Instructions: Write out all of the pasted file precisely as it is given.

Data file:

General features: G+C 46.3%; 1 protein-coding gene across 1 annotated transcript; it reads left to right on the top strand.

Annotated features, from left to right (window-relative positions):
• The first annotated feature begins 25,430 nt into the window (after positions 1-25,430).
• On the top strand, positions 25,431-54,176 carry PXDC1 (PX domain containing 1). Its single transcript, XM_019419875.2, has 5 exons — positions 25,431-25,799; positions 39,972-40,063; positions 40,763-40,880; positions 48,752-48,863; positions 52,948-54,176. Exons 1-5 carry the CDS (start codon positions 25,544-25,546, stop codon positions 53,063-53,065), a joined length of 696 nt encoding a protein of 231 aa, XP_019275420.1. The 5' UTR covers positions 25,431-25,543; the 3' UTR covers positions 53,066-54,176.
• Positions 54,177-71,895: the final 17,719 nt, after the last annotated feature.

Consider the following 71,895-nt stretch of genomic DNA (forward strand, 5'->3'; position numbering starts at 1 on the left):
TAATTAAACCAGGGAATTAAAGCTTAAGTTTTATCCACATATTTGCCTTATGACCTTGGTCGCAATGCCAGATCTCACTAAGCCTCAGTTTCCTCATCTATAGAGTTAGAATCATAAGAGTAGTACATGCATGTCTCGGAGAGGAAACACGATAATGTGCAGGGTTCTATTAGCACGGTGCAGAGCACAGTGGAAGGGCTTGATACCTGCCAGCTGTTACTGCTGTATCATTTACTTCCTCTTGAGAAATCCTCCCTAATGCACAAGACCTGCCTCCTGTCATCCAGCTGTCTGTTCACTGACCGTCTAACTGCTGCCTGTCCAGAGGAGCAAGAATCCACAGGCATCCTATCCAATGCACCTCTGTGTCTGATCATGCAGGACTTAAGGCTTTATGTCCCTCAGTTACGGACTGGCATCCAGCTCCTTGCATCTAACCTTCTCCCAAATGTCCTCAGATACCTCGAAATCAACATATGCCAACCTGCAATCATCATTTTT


General features: G+C 46.3%; 1 protein-coding gene across 1 annotated transcript; it reads left to right on the top strand.

Annotated features, from left to right (window-relative positions):
• The first annotated feature begins 25,430 nt into the window (after positions 1-25,430).
• On the top strand, positions 25,431-54,176 carry PXDC1 (PX domain containing 1). Its single transcript, XM_019419875.2, has 5 exons — positions 25,431-25,799; positions 39,972-40,063; positions 40,763-40,880; positions 48,752-48,863; positions 52,948-54,176. Exons 1-5 carry the CDS (start codon positions 25,544-25,546, stop codon positions 53,063-53,065), a joined length of 696 nt encoding a protein of 231 aa, XP_019275420.1. The 5' UTR covers positions 25,431-25,543; the 3' UTR covers positions 53,066-54,176.
• Positions 54,177-71,895: the final 17,719 nt, after the last annotated feature.

Consider the following 71,895-nt stretch of genomic DNA (forward strand, 5'->3'; position numbering starts at 1 on the left):
TAATTAAACCAGGGAATTAAAGCTTAAGTTTTATCCACATATTTGCCTTATGACCTTGGTCGCAATGCCAGATCTCACTAAGCCTCAGTTTCCTCATCTATAGAGTTAGAATCATAAGAGTAGTACATGCATGTCTCGGAGAGGAAACACGATAATGTGCAGGGTTCTATTAGCACGGTGCAGAGCACAGTGGAAGGGCTTGATACCTGCCAGCTGTTACTGCTGTATCATTTACTTCCTCTTGAGAAATCCTCCCTAATGCACAAGACCTGCCTCCTGTCATCCAGCTGTCTGTTCACTGACCGTCTAACTGCTGCCTGTCCAGAGGAGCAAGAATCCACAGGCATCCTATCCAATGCACCTCTGTGTCTGATCATGCAGGACTTAAGGCTTTATGTCCCTCAGTTACGGACTGGCATCCAGCTCCTTGCATCTAACCTTCTCCCAAATGTCCTCAGATACCTCGAAATCAACATATGCCAACCTGCAATCATCATTTTT